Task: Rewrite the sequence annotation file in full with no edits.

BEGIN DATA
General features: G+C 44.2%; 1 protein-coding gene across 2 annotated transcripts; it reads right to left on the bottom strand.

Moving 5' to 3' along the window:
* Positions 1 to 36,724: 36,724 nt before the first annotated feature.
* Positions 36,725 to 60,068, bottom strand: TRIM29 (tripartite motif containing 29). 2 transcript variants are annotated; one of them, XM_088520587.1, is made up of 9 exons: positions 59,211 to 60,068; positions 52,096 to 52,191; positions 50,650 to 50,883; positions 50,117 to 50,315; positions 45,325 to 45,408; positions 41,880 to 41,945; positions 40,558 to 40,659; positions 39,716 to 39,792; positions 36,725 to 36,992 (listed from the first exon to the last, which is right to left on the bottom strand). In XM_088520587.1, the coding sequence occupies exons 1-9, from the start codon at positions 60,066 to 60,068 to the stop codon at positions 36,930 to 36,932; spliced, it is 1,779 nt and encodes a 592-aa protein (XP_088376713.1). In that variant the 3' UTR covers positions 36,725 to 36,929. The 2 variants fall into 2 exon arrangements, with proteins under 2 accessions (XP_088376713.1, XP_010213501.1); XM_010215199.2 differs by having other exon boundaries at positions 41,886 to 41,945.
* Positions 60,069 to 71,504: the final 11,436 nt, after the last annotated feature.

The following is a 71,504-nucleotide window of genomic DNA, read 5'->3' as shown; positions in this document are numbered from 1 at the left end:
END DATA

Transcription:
General features: G+C 44.2%; 1 protein-coding gene across 2 annotated transcripts; it reads right to left on the bottom strand.

Moving 5' to 3' along the window:
* Positions 1 to 36,724: 36,724 nt before the first annotated feature.
* Positions 36,725 to 60,068, bottom strand: TRIM29 (tripartite motif containing 29). 2 transcript variants are annotated; one of them, XM_088520587.1, is made up of 9 exons: positions 59,211 to 60,068; positions 52,096 to 52,191; positions 50,650 to 50,883; positions 50,117 to 50,315; positions 45,325 to 45,408; positions 41,880 to 41,945; positions 40,558 to 40,659; positions 39,716 to 39,792; positions 36,725 to 36,992 (listed from the first exon to the last, which is right to left on the bottom strand). In XM_088520587.1, the coding sequence occupies exons 1-9, from the start codon at positions 60,066 to 60,068 to the stop codon at positions 36,930 to 36,932; spliced, it is 1,779 nt and encodes a 592-aa protein (XP_088376713.1). In that variant the 3' UTR covers positions 36,725 to 36,929. The 2 variants fall into 2 exon arrangements, with proteins under 2 accessions (XP_088376713.1, XP_010213501.1); XM_010215199.2 differs by having other exon boundaries at positions 41,886 to 41,945.
* Positions 60,069 to 71,504: the final 11,436 nt, after the last annotated feature.

The following is a 71,504-nucleotide window of genomic DNA, read 5'->3' as shown; positions in this document are numbered from 1 at the left end: